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The Magical World of Gnomes

Gnome origins are woven into European folklore, dwarfish, subterranean goblin, or earth spirit who guards mines of precious treasures hidden in the Earth. These unique creatures are incorporated into medieval mythologies; they are usually small, physically deformed (usually hunchbacked) creatures resembling a dry, gnarled old man. Gob, the king of the gnome race, ruled with a magic sword and is said to have influenced the melancholic temperament of man.

What is the History of the Magical world of Gnomes

Gnomes have a long and rich history, dating back to ancient times. They originated in the mountains of Switzerland. Their name is derived from the Swiss German word “gnome,” meaning “earth dweller.” Gnomes traveled to the USA with European settlers in the 1600s. They instantly became popular garden decorations.

How to spot a gnome. They are typically portrayed as small, bearded men wearing pointy hats. They are often mischievous or even downright naughty. But despite their sometimes-naughty reputation, gnomes are generally considered benevolent creatures that bring good luck to those who have them in their gardens.

And many people believe gnomes possess magical powers to protect or punish people and reward them with happiness and treasures like gold! European magicians and mystics thought gnomes represented the most essential fundamental spirits of the earth, water, fire, and air elements. Supposedly, gnomes wore conical hats because that allowed them to move through the Earth as quickly as humans walk on land.

Stories and Fairy Tales Featuring Gnomes

  • The “Oz” books by L. Frank Baum have “Nomes,” later changed to “Gnomes,” as their primary antagonists. These creatures are subterranean immortals, without beauty or calm, with squat bodies, long beards, and a deep concern for amassing gems and precious metals.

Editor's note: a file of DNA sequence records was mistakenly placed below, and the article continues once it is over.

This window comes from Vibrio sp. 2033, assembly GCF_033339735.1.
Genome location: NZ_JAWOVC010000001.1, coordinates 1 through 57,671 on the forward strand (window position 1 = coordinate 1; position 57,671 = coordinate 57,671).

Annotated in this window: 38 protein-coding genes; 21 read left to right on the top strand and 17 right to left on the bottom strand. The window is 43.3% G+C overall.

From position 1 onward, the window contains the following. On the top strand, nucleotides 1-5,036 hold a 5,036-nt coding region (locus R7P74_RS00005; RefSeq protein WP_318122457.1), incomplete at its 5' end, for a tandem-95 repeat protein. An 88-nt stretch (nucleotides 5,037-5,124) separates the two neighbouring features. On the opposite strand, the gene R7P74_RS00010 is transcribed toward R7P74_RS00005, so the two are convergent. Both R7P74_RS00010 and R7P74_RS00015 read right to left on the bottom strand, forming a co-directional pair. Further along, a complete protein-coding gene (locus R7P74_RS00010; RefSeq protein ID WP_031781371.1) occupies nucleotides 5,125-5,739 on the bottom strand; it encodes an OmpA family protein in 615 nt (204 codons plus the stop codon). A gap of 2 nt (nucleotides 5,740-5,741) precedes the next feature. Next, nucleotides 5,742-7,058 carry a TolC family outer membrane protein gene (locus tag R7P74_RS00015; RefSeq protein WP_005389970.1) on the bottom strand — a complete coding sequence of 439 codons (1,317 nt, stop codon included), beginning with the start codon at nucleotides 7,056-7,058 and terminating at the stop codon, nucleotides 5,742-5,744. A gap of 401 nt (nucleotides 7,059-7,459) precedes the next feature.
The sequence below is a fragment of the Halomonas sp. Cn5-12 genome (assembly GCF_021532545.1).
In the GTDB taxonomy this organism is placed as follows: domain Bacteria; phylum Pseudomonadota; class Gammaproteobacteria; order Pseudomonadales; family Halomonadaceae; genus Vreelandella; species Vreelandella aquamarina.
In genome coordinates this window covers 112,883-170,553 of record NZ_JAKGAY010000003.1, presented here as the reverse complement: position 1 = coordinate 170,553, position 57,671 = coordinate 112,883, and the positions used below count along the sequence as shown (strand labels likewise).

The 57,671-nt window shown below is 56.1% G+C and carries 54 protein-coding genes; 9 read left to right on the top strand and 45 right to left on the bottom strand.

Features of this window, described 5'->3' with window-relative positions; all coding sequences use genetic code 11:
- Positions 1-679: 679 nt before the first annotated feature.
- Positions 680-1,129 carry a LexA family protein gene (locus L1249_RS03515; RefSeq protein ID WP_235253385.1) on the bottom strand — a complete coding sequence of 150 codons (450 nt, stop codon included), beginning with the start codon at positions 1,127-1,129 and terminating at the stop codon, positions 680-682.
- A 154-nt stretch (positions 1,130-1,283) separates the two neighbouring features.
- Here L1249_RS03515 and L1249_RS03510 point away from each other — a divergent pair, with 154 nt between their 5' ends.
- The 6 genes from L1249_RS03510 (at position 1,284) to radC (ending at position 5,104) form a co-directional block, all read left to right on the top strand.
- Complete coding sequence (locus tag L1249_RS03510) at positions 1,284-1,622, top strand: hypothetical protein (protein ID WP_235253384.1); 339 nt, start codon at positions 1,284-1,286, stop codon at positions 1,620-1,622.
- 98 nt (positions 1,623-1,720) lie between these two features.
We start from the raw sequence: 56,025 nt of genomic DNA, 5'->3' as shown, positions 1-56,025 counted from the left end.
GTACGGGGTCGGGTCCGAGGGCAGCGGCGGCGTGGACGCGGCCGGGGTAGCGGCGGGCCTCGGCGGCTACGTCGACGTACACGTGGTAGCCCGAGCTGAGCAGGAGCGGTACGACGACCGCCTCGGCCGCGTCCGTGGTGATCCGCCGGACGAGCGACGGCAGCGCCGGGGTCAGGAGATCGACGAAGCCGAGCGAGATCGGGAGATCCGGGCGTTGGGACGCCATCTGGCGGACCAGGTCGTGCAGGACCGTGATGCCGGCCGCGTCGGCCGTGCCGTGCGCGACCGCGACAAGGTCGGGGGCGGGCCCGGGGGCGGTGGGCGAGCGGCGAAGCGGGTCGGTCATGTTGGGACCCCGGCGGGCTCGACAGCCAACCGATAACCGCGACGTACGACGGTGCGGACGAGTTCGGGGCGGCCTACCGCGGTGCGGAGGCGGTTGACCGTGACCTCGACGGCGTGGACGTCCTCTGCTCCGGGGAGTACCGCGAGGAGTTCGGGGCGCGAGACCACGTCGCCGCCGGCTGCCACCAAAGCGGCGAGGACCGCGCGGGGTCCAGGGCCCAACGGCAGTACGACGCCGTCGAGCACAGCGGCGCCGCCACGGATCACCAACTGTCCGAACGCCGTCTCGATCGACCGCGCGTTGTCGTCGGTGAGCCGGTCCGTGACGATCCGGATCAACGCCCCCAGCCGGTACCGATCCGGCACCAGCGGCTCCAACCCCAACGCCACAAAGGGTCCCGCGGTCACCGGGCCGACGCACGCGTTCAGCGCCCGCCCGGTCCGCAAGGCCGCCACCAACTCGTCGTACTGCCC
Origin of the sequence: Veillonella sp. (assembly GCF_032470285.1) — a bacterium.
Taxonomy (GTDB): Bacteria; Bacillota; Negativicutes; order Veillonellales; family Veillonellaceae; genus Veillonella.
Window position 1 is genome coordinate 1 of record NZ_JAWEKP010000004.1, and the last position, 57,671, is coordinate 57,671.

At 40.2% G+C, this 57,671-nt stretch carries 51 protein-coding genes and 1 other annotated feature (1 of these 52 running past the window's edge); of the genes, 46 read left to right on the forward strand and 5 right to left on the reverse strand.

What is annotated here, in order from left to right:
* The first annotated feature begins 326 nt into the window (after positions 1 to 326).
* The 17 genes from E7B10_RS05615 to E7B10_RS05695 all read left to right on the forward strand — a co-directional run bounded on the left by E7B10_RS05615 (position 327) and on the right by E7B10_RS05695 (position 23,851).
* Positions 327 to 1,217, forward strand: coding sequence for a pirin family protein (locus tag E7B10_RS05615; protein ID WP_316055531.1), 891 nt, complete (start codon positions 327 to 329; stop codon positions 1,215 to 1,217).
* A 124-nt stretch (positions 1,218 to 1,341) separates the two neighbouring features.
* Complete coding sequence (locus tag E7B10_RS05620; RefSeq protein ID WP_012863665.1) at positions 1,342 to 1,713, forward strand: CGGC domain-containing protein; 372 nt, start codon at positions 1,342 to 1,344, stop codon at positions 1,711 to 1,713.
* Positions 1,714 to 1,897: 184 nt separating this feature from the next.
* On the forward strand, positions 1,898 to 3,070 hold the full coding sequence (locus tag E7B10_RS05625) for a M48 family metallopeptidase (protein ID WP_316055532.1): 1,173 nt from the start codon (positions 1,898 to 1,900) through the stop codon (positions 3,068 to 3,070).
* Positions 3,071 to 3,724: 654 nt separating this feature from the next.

• 1942’s “The Little Grey Men,” tells of England’s last-surviving gnomes, squat creatures who live out in the wilderness and survive as hunter-gatherers.

  • Wil Huygen’s “Gnomes” and “The Secret Book of Gnomes” give glimpses of what life is like for these creatures who live in all of the secret corners of the world, work in harmony with nature, and do their best to avoid trolls. These books were compelling enough to inspire “The World of David the Gnome,” a cartoon.

  • Gnomeland, An Introduction to the Little People” is a fun book by Margaret Egleton about how people use gnomes in their daily lives.

Gnome Creativity for kids

Ruffles & Rain Boots share Gnome’s crafts and decor to create cards, gifts, products, and more.


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Judy Kundert

Judy Kundert, a recipient of the Marquis Who’s Who Excellence in Authorship award, loves storytelling, from folk and fairy tales to classics for elementary school children. She authors award-winning middle-grade novels designed to inspire and intrigue children. After she left her career as a United Airlines stewardess, she earned a Bachelor of Arts degree from Loyola University, Chicago and a Master of Arts from DePaul University, Chicago. Most recently, she completed a master’s Certificate in Public Relations and Marketing from the University of Denver. For fun, she likes reading (usually three or four books at a time), watching movies from the oldies to the current films, traveling, biking, and hiking in vast Colorado outdoors with her husband. Learn more at can find me at the foot of the Colorado Rocky Mountains hiking, biking

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